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Onus of Proof Principle

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Posted 11 September 2015 by Chris FarmerChris Farmer

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There is a principle of logic that says that the onus of proof is on the prosecution. The onus of proof is not on the accused.

The accused does not need to prove his/her innocence. The person who is making (or implying) an accusation, is the one who must prove their case.

Paula Radcliffe is suffering from implied allegations of misdeeds. Paula is making a tactical error, in that she is trying to prove her innocence. This is an error, both tactically and logically.

Logically it is an error, because you cannot prove a negative. Since, if nothing happened, then it leaves no clues. Only if something happened does it leave clues. You cannot prove that you didn't do something wrong.

For example, if I said to you, "I accuse you of being a shoplifter who has never been caught. Prove that you are not."

Then you would not be able to prove that you have not ever been a shoplifter. I could say that the absence of evidence of you shoplifting, merely goes to show how skilful you are at avoiding detection.

It is impossible to prove innocence. That is why, in our law courts, you don't have to prove yourself innocent. The prosecution has to prove you guilty, beyond all reasonable doubt.

In the press and on the TV, they break this rule and make assertions, which tantamount to allegations, that X is "Linked to drugs".

The implication is left unsupported and the victim, the athlete, then feels forced to come out and try to deny the allegation.

Paula tried to prove her innocence. But in the act of protesting her innocence, she unwittingly reinforces in the public consciousness, the connection between drugs and her name. Her denial then becomes more fodder for the press to print the following day, to comment on and to further fuel the speculation that she may have something to hide.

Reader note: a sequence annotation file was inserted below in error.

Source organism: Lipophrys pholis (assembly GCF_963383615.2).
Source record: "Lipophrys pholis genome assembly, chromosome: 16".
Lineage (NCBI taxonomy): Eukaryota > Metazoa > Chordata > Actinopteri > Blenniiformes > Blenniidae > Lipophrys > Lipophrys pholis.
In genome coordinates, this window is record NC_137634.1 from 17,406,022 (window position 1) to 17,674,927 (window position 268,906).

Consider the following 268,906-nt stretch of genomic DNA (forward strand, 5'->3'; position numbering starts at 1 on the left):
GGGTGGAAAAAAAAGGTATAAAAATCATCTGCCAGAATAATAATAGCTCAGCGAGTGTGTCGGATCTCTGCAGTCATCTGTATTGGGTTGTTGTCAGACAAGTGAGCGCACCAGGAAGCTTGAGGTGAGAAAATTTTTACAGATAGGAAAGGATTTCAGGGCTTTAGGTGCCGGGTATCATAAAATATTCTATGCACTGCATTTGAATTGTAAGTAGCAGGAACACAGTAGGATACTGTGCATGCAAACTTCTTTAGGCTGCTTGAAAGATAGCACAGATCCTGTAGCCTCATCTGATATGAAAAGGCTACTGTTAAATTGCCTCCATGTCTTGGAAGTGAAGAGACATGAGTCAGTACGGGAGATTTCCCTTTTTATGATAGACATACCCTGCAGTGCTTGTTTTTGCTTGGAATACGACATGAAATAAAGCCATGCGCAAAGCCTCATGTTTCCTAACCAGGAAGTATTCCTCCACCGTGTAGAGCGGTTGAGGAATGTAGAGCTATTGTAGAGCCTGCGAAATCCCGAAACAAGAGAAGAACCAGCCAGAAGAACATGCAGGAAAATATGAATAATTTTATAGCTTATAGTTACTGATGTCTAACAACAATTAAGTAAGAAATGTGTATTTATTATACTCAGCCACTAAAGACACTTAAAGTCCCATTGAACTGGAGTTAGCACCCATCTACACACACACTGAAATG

They say her denials do not prove her innocence and so that again implies guilt. This is unfair, unjust and illogical.

Those people who are the victims of such smears should invoke the 'onus of proof principle'.

They should not attempt to prove their innocence; which cannot be done. They should challenge their accusers to put up, or shut up.

They should assert their innocence without any attempt to prove it. They should threaten legal action against anyone who claims or suggests, without evidence, that they have committed wrong doing.

Paula, please don't play the press by their rules. Please don't try to prove your innocence - you are innocent until you have been proven guilty.

It is up to your accusers to prove you guilty; not for you to prove you're not guilty. Paula, please apply the onus of proof principle to your accusers.

Stay strong.

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